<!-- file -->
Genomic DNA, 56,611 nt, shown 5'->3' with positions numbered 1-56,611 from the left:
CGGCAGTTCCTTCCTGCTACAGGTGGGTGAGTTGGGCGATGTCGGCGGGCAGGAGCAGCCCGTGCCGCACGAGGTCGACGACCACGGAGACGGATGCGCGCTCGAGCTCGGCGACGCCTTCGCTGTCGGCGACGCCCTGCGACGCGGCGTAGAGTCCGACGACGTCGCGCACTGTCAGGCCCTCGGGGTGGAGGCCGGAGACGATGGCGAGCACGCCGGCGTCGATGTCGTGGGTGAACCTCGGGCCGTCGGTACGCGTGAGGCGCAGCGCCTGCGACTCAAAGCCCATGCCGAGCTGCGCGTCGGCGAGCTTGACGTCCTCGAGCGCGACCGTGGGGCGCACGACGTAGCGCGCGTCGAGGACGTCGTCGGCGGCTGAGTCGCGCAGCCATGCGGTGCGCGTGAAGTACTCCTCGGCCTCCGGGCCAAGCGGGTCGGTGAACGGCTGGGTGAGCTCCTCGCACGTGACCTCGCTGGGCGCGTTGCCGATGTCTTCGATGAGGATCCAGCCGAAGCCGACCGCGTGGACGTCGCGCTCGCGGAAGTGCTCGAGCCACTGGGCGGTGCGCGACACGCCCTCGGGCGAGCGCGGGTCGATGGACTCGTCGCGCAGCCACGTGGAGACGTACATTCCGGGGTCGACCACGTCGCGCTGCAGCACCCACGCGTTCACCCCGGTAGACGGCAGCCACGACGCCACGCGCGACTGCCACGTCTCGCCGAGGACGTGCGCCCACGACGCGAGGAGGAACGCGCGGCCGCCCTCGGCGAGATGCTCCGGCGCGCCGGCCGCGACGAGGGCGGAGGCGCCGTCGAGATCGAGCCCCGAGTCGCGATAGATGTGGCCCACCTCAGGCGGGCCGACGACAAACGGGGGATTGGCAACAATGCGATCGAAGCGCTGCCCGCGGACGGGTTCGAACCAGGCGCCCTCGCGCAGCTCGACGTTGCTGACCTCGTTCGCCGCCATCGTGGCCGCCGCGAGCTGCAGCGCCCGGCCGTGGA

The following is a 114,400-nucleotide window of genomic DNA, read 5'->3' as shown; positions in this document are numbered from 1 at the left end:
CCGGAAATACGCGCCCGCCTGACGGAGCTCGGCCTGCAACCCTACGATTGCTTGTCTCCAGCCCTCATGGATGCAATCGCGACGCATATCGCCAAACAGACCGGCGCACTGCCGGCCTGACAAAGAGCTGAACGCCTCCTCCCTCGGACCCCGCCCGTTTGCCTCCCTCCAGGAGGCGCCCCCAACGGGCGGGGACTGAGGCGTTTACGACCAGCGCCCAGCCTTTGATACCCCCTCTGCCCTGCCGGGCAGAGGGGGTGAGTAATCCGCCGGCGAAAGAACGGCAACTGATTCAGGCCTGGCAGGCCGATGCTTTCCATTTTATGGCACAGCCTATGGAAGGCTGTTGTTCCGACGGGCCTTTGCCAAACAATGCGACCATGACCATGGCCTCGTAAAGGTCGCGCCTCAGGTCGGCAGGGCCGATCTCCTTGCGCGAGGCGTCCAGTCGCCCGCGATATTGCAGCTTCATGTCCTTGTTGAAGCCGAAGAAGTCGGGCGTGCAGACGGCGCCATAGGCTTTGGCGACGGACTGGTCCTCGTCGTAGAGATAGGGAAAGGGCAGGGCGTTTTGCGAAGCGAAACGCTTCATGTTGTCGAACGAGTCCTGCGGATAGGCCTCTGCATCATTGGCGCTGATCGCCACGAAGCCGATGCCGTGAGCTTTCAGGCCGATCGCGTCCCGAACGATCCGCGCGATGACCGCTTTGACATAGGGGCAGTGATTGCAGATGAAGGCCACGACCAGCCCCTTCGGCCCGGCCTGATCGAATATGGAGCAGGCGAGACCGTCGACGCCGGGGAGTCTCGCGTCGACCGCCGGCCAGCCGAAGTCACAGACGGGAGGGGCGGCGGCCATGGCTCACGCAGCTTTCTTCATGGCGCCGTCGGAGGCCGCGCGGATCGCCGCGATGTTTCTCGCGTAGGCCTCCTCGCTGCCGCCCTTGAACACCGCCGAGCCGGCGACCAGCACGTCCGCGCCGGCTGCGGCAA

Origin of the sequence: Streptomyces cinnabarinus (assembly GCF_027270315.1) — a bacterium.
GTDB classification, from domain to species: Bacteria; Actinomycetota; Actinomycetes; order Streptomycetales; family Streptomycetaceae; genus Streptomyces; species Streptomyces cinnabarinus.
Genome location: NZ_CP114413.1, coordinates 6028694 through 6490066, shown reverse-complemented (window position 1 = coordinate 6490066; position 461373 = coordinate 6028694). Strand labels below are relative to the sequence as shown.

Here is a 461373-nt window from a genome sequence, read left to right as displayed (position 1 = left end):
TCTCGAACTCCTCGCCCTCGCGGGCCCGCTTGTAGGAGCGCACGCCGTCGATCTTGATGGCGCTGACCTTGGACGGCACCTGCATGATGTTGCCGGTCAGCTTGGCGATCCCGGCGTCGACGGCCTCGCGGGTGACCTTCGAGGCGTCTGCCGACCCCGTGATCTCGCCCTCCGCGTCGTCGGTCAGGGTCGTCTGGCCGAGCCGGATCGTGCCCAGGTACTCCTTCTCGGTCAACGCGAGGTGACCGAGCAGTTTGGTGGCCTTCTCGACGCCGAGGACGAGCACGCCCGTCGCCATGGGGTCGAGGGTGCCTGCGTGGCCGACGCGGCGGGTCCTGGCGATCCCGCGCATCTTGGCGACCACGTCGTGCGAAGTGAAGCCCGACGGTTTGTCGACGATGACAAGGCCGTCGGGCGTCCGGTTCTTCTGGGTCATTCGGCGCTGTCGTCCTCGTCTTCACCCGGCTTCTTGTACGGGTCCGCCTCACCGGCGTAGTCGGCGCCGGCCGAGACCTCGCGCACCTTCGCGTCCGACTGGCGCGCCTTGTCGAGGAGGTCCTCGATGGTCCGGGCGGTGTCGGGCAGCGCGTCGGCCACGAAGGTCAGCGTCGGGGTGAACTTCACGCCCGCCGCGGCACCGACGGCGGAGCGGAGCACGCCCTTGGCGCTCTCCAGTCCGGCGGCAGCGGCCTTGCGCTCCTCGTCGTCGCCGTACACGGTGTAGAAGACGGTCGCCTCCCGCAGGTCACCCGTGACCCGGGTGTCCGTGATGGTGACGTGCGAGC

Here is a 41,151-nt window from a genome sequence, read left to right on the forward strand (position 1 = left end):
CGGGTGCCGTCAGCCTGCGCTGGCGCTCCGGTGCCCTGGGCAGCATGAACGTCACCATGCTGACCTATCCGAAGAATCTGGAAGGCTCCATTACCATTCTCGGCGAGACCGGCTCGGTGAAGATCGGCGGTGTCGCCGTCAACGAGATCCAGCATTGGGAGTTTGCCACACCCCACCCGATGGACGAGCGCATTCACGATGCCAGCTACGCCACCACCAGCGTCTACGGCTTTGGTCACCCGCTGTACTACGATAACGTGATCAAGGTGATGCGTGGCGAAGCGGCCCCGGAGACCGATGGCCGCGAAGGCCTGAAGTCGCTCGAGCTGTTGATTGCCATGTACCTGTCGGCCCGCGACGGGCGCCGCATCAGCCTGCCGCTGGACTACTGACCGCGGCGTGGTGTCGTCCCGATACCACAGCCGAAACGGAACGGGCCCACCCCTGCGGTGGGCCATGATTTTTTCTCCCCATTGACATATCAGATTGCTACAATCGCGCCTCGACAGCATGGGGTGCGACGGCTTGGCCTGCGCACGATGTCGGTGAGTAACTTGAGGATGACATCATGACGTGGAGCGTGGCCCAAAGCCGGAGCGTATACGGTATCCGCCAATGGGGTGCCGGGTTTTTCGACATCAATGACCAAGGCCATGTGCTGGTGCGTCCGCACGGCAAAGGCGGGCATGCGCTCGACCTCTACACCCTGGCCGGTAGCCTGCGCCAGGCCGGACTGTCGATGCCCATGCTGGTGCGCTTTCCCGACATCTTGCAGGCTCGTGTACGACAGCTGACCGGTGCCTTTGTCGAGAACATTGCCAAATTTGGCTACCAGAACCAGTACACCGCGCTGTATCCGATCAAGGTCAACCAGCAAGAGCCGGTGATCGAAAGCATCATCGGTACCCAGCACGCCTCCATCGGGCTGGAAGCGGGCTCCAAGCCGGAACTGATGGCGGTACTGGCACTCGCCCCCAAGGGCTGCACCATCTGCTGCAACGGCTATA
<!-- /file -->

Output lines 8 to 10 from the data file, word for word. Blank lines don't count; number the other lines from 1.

Here is a 461373-nt window from a genome sequence, read left to right as displayed (position 1 = left end):
TCTCGAACTCCTCGCCCTCGCGGGCCCGCTTGTAGGAGCGCACGCCGTCGATCTTGATGGCGCTGACCTTGGACGGCACCTGCATGATGTTGCCGGTCAGCTTGGCGATCCCGGCGTCGACGGCCTCGCGGGTGACCTTCGAGGCGTCTGCCGACCCCGTGATCTCGCCCTCCGCGTCGTCGGTCAGGGTCGTCTGGCCGAGCCGGATCGTGCCCAGGTACTCCTTCTCGGTCAACGCGAGGTGACCGAGCAGTTTGGTGGCCTTCTCGACGCCGAGGACGAGCACGCCCGTCGCCATGGGGTCGAGGGTGCCTGCGTGGCCGACGCGGCGGGTCCTGGCGATCCCGCGCATCTTGGCGACCACGTCGTGCGAAGTGAAGCCCGACGGTTTGTCGACGATGACAAGGCCGTCGGGCGTCCGGTTCTTCTGGGTCATTCGGCGCTGTCGTCCTCGTCTTCACCCGGCTTCTTGTACGGGTCCGCCTCACCGGCGTAGTCGGCGCCGGCCGAGACCTCGCGCACCTTCGCGTCCGACTGGCGCGCCTTGTCGAGGAGGTCCTCGATGGTCCGGGCGGTGTCGGGCAGCGCGTCGGCCACGAAGGTCAGCGTCGGGGTGAACTTCACGCCCGCCGCGGCACCGACGGCGGAGCGGAGCACGCCCTTGGCGCTCTCCAGTCCGGCGGCAGCGGCCTTGCGCTCCTCGTCGTCGCCGTACACGGTGTAGAAGACGGTCGCCTCCCGCAGGTCACCCGTGACCCGGGTGTCCGTGATGGTGACGTGCGAGC

Here is a 41,151-nt window from a genome sequence, read left to right on the forward strand (position 1 = left end):